The focus should be on taxing the windfall profits, particularly of energy companies, which are making sizeable profits, and using that money to offset the costs on households. It is estimated that energy companies will make in the region of £170 billion over the next two years alone. A windfall tax could offset the cost of energy in people’s homes today. The UK Government should introduce that, rather than burden household bills with additional costs in the future, which is what will happen under the approach that it is taking.
Does the cabinet secretary agree that the UK Government should heed Alok Sharma, former UK secretary of state and president of the 26th UN climate change conference of the parties—COP26? He said:
“Climate and environmental security are now synonymous with energy and national security.”
Does the cabinet secretary also agree that Scotland’s great asset of a combined energy sector means that sensible use of existing domestic oil and gas licences during the energy transition, subject to climate analysis, and investment in renewable energy growth, including green hydrogen exports, will provide more energy security to us and to our European partners, who desperately want a green energy supply and security from hostile actors, than will be provided by the UK Government agreeing 130 new, long-term licences without climate impact analysis?
I agree with COP26 president Alok Sharma, who also said:
“Countries now understand the benefits of low-cost, homegrown renewables, the price of which cannot be manipulated from afar.”—[House of Commons, Written Answers, 27 June 2022; UIN 22423.]
He recognises that renewable energy is the quickest, cheapest and most environmentally friendly approach to tackling our energy crisis, while delivering energy security.
Scotland is rich with the natural assets to deliver that, not just to meet our domestic needs in Scotland and the rest of the UK but to support the decarbonisation of energy in other parts of Europe. Whether it is onshore or offshore wind, carbon capture, utilisation and storage, battery storage or hydroelectric, all of it can contribute to our energy transition, and Scotland has the natural benefits that can maximise such resources. That is why it is critical that, in the early days of this new UK Government, we see an approach that is consistent with the need to drive forward renewable energy, to help to reduce energy costs overall.
Mark Ruskell strangely forgot to mention that Guterres also said:
“fossil fuels cannot be shut down overnight. A just transition means leaving no person or country behind.”
Without new investment in fields such as Cambo and Jackdaw and without political support from the Scottish Government, production will fall off a cliff, jeopardising the just transition and the 90,000 Scottish jobs that will deliver it, which will make us reliant on environmentally worse imports from regimes such as Putin’s. Has the Scottish Government assessed the financial, economic and environmental impacts of its plans to abandon our oil and gas sector? If so, will that be published?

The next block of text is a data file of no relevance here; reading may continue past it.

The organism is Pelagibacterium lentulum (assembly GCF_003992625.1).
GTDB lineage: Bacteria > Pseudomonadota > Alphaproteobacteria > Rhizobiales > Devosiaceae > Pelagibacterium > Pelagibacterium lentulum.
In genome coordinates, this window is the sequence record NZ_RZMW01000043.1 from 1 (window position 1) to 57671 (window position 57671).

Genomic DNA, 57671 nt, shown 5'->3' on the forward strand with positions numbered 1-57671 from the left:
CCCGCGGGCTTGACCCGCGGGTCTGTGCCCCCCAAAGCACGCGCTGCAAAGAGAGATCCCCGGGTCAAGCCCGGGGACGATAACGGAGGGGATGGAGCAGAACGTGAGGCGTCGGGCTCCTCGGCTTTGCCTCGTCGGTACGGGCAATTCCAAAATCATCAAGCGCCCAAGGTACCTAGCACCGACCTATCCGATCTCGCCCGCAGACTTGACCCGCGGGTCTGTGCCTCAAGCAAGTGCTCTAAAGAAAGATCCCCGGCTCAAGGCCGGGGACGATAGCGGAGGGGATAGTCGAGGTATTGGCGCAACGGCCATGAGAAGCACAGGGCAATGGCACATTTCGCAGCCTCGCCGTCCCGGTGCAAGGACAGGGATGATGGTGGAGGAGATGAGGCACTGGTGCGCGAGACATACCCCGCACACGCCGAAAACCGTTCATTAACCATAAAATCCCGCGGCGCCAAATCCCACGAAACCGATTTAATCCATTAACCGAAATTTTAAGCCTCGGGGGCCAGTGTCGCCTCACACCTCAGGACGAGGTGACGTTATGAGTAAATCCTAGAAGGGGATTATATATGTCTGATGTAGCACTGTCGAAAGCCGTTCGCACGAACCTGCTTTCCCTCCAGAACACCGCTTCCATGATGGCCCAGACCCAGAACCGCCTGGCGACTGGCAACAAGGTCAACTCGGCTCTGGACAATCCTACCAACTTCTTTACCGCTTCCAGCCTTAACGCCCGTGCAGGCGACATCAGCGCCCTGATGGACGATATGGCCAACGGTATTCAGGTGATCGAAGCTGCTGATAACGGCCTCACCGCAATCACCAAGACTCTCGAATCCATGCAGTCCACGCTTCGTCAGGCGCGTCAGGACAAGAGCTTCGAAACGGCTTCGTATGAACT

Let me try to deal with the facts. We have been consistent in our approach, which is that we should transition away from our dependency on fossil fuels in order to reduce our risk of exposure to malign forces such as Putin. That approach is agreed by the UK Government. I am making the point that the failure of the UK Government is in not driving forward the policies that will deliver on that approach. We need to ramp up our production of renewable energy and development of other forms of renewable resources, onshore and offshore, to reduce our dependency on fossil fuels.
As I have consistently said in the chamber and, I think, to Liam Kerr, our oil and gas sector will continue to play an important part in our economy, but we need to ramp up our renewables development, which will help to reduce our overall costs. The impression that some try to give that simply by extracting more oil and gas we can in some way reduce our energy costs is seriously wrong. The reality is that that will not happen, but that is the impression that the UK Government has tried to give with its announcement over the past few days. That approach simply will not work, because all the evidence demonstrates that it will not deliver the output that is needed.
The approach of the UK Government and the Scottish Conservatives is worrying and wrong-headed. What can the Scottish Government do to make sure that our planning system is robust and fit for purpose? If we are going to see new offshore oil and gas developments such as Cambo, Jackdaw and Rosebank, what can we do to make sure that our planning system is robust? There will be a requirement for onshore assets and infrastructure. What can we do to frustrate the process if necessary?
Most of the licences for new fields that are issued nowadays are tiebacks into existing oil and gas infrastructure that comes onshore so, by and large, there are no planning provisions for the Scottish ministers and the Scottish Government to be involved in. The licensing of exploration and production rests solely with the UK Government.
I believe that we should be deciding such policies here in the Scottish Parliament, given their importance to our natural environment and our future fuel security but, as it stands in relation to oil and gas production, there are often no planning requirements in the process for the Scottish ministers to be involved with.
That concludes topical question time. The next item of business is portfolio question time.